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Wednesday, June 27, 2007

Rethinking Giuliani

Like many American Jews who live in Israel, I have been leaning towards voting for former New York mayor Rudolph Giuliani in the 2008 Presidential election. This morning, I have cause for concern.
Rudolph W. Giuliani addressed Israeli-Palestinian discord on Tuesday, saying it was pointless for the United States to negotiate with Hamas, the Islamic group that has seized control of the Gaza Strip, and that Washington should work with Egypt and Jordan to bolster Fatah and its control over the West Bank.

As he advocated active American engagement, Mr. Giuliani urged caution and broadly criticized the Clinton administration’s approach in the 1990s, trying to broker peace with Yasir Arafat, the Palestinian leader.

“Let’s not become like starry romantics like we were with Arafat, where he was leading us down the primrose path and we were helping him get the Nobel Peace Prize,” Mr. Giuliani said in a speech here at Regent University, which Pat Robertson, the evangelist, founded.

Setting out a position that largely tracked Bush administration policy and the positions of Egypt, Israel and Jordan, Mr. Giuliani suggested that the best course was to bolster Fatah, which Mr. Arafat controlled until he died and is now run by Mahmoud Abbas, the Palestinian president

“Let’s see if we can’t get Jordan and Egypt to help us try and create something with Abbas in the West Bank,” Mr. Giuliani said.
And from that speech in a synagogue in Rockville, Maryland:
As for dealing with Palestinian President Mahmoud Abbas, he said that America should heed Reagan's admonition to trust, but verify. "We should try with a sense of steely realism and not such a great desire for peace that we'll agree to anything," he said. That was the mistake the Clinton administration made when it negotiated with Yasser Arafat, Giuliani said, drawing applause when he reminded the audience of when he booted Arafat from Lincoln Center in 1995.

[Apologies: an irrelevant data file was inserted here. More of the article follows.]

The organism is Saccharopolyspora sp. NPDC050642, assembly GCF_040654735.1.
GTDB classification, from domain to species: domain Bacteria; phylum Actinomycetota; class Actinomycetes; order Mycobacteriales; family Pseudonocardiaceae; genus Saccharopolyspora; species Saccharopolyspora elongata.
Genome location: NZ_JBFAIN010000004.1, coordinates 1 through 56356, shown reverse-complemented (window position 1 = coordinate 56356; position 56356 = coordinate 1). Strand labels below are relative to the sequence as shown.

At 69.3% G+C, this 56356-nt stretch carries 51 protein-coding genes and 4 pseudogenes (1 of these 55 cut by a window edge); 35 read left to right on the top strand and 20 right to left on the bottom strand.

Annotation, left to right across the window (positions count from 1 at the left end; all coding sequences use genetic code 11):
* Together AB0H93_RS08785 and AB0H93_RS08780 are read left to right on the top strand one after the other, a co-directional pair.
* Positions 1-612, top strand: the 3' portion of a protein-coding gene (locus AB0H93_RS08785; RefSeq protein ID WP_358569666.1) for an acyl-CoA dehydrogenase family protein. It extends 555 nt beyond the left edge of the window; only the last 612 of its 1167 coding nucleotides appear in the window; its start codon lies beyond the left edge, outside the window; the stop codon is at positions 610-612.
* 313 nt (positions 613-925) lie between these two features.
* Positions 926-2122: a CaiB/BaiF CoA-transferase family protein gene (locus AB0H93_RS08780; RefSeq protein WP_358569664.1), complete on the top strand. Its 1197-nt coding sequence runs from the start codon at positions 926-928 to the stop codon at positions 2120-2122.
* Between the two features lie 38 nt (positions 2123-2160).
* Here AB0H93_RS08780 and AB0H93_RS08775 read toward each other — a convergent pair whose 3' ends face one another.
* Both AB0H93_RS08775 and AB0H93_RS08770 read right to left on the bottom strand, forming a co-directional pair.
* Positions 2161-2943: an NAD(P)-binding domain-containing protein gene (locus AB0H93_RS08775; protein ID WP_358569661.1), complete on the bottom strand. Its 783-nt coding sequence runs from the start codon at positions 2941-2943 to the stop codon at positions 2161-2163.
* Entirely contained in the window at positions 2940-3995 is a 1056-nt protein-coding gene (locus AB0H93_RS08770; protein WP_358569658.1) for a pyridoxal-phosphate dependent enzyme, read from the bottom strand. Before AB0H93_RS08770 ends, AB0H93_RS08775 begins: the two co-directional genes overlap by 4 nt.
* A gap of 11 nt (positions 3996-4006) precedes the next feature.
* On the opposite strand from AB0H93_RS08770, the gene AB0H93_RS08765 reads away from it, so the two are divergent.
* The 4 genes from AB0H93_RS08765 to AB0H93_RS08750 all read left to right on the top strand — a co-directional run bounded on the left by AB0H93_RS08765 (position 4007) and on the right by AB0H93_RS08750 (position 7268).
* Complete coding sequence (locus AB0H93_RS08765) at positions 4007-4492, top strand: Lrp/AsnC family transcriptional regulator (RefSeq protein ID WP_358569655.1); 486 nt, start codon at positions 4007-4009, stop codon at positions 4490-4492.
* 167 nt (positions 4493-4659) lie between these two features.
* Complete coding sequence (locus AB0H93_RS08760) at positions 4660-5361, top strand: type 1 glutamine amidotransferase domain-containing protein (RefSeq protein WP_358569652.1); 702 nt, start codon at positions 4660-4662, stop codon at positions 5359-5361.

Could someone please tell Rudy that the Holocaust denying Mahmoud Abbas Abu Mazen is not a 'moderate' and that neither is his 'Fatah' organization. The only difference between Fatah and Hamas is that Hamas wants to destroy Israel now while Fatah wants to do it slowly in phases. There's really nothing to discuss. Israel can do nothing but make 'concessions' in exchange for nothing.


At 7:11 PM, Blogger Naftali said...

No goy is going to be tougher than the "leaders" of the state of Israel.

At 7:12 PM, Blogger Lois Koenig said...

I had reservations for the past few weeks, before I just read this article. There are other issues that have been brought up that caused me to wonder. This is enough to give me second thoughts about voting for him. He had been a friend of the Jews and Israel for years. Why he now seems to have turned into an echo chamber in a way for State and President Bush causes me great concern.

Playing footsie with Abu Mazen? No thanks.


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